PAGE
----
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Researchers believe opportunties for science in space will continue

Houston, TX - 7/22/2011

Although disappointed by the retirement of the Space Shuttle program, a former astronaut and a biochemist who has flown experiments aboard the last two U.S. space shuttle missions both believe the outlook on research in a near-zero gravity environment should remain optimistic.

Scott Parazynski, M.D., chief medical officer and chief technology officer for The Methodist Hospital Research Institute, has flown on five shuttle missions (STS-66, STS-86, STS-95, STS-100, and STS-120). He says researchers will increasingly rely on the International Space Station (ISS).

Space shuttle experiment
Aboard space shuttle mission STS-134, astronauts oversee a wide variety of experiments. At right is Commander Mark Kelly. Photo courtesy of NanoRacks LLC

"The ISS is enhanced with six full-time crewmembers to operate experiments," Parazynski said. "American researchers will have continued access to space -- even without the space shuttle to fly crews and scientific payloads -- using a variety of spacecraft from the U.S., such as SpaceX, Orbital, and Boeing, as well as spacecraft operated by programs based in Russia, Europe, and Japan."

Carl Carruthers, a research assistant in the lab of John Baxter, M.D., and Paul Webb, Ph.D., who study diabetes-related proteins for the Research Institute, agrees the opportunities for conducting experiments in microgravity aboard the ISS or in collaboration with other space agencies' programs are going to increase.

"In part because of the work of contractors, who act as go-betweens to secure room for these experiments with various partners around the world, the entire process is becoming faster and easier than ever before," said Carruthers, a biochemist. "It's sad to see the end of the U.S. shuttle program, but it doesn't mean American scientists who need access to microgravity will struggle to see their projects completed. It doesn't mean that at all."\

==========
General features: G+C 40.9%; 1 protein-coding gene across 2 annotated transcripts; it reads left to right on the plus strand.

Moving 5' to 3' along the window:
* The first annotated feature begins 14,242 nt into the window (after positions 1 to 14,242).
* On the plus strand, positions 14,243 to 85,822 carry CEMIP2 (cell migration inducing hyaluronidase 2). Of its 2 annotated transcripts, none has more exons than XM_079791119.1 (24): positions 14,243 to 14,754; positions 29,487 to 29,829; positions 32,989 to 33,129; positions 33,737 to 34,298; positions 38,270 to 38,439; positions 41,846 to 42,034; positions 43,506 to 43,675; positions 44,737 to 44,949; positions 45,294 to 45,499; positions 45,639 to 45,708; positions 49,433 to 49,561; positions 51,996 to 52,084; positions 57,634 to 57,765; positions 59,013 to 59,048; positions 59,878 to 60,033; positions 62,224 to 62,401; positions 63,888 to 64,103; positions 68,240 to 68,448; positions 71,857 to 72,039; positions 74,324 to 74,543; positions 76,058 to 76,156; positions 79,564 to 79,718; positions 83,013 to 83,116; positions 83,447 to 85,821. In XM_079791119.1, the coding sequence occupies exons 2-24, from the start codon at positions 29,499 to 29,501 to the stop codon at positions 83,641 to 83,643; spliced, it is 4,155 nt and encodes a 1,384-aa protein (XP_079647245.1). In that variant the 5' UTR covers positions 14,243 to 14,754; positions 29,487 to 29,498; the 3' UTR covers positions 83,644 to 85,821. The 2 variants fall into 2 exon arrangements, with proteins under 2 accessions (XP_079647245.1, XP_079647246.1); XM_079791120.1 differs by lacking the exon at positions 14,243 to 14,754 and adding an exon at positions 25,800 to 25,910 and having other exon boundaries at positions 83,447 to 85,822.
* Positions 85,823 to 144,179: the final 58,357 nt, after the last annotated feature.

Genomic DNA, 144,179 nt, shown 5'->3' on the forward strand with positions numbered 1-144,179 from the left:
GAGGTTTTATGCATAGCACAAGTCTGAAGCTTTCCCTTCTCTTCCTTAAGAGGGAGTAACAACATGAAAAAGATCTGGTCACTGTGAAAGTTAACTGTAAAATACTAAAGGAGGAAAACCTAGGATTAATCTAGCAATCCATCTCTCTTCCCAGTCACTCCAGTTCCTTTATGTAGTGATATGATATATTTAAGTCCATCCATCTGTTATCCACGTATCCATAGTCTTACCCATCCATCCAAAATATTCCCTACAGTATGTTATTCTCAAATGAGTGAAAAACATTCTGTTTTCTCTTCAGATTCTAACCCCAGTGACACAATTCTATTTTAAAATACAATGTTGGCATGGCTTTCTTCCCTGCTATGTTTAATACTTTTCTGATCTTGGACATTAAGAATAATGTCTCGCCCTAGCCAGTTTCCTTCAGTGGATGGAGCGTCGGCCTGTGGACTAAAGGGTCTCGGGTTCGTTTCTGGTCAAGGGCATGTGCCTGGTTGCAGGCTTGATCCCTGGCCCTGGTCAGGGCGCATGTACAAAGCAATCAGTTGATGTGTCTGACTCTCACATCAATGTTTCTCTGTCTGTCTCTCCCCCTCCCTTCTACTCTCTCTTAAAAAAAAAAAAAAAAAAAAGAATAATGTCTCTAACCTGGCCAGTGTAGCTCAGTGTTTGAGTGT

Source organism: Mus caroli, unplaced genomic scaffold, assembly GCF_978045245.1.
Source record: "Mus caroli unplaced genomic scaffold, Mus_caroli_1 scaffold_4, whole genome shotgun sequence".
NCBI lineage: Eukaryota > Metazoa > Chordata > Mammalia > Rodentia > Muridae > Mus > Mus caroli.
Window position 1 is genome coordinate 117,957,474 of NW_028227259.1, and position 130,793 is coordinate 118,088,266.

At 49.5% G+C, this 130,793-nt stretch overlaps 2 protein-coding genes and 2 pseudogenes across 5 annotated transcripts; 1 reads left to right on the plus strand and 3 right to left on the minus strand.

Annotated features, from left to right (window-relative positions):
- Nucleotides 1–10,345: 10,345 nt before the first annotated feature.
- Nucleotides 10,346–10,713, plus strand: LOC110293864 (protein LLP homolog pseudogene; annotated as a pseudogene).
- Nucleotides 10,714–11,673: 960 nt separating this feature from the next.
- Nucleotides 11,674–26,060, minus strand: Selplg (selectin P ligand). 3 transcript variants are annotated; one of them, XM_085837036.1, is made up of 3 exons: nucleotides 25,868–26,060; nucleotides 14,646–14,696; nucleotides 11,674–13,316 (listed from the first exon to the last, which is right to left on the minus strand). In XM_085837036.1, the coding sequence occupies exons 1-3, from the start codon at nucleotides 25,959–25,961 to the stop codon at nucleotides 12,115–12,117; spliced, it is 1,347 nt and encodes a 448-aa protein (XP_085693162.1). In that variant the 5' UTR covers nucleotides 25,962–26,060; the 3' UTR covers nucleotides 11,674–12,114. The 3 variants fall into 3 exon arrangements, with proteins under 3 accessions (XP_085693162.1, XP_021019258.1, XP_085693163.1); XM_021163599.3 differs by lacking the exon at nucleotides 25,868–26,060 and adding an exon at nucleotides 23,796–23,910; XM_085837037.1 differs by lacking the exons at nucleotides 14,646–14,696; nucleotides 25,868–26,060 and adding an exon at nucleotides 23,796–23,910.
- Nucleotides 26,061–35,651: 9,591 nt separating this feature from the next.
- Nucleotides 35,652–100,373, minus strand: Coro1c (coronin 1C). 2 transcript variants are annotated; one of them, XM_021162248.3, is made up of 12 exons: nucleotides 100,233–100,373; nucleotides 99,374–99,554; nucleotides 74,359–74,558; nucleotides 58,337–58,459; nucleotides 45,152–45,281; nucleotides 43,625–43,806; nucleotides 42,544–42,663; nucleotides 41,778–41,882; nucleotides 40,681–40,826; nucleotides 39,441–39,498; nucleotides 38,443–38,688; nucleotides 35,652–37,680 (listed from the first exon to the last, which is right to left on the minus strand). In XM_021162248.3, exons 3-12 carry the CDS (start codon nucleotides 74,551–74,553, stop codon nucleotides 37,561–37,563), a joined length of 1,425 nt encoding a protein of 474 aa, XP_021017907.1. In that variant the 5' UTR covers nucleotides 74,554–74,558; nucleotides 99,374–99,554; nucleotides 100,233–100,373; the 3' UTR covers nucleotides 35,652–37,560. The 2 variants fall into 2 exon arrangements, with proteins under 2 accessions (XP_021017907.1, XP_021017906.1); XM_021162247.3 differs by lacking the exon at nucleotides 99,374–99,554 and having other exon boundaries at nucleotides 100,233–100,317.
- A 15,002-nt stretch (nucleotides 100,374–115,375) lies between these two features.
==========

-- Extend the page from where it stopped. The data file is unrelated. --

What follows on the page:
Carruthers said businesses that negotiate on scientists' behalf for access to the ISS have helped make the end of the U.S. shuttle program a non-issue for conducting research in space. Houston-based NanoRacks LLC has served that function for NASA's most recent shuttle missions, and will continue to facilitate science projects for the U.S.-operated segments of the ISS by arranging for American scientists' projects to be flown up by other means.

"The ISS is an excellent facility and it'll be up there for a long time," he said. "Unlike the space shuttles, which were never really intended to be science machines, the ISS is highly dedicated to scientific research. If anything, it's under-utilized."

Carruthers has been looking at how diabetes-related proteins crystallize in microgravity. The formation of protein crystals is crucial to an analytical technique called protein crystallography, which is used to determine the shape, structure, and function of proteins. Understanding proteins through-and-through helps medical scientists design new drugs that more effectively alter the proteins' behavior.

Carruthers had experiments flown on U.S. Space Shuttle mission STS-134 in May (Endeavor), and has a similar experiment on the current shuttle mission, STS-135 (Atlantis), scheduled to end later this month. As part of an education outreach initiative, Carruthers has been working with Broward College Professor Rolando Branly and student researchers to analyze the crystals and gather data. Equipment and sample integration is provided/ by Instrumentation Technology Associates, Inc. (ITA) and NanoRacks LLC arranged for the mid-deck locker facilities aboard Atlantis.

Parazynski and Caruthers aren't the only Methodist researchers with an interest in microgravity. In 2009, a team led by Research Institute President and CEO Mauro Ferrari, Ph.D., and Department of Nanomedicine Co-Chair Alessandro Grattoni, Ph.D., won the Heinlein Prize Trust's Microgravity Research Competition. The scientists were given a prize and, in collaboration with the private space exploration company SpaceX, the opportunity to study the physical chemistry of drug release in low orbit.

Both Parazynski and Carruthers were present for the launch of STS-135 on July 8.

Carruthers receives funding for his experiments from the National Institutes of Health and The Methodist Hospital Research Institute.

 

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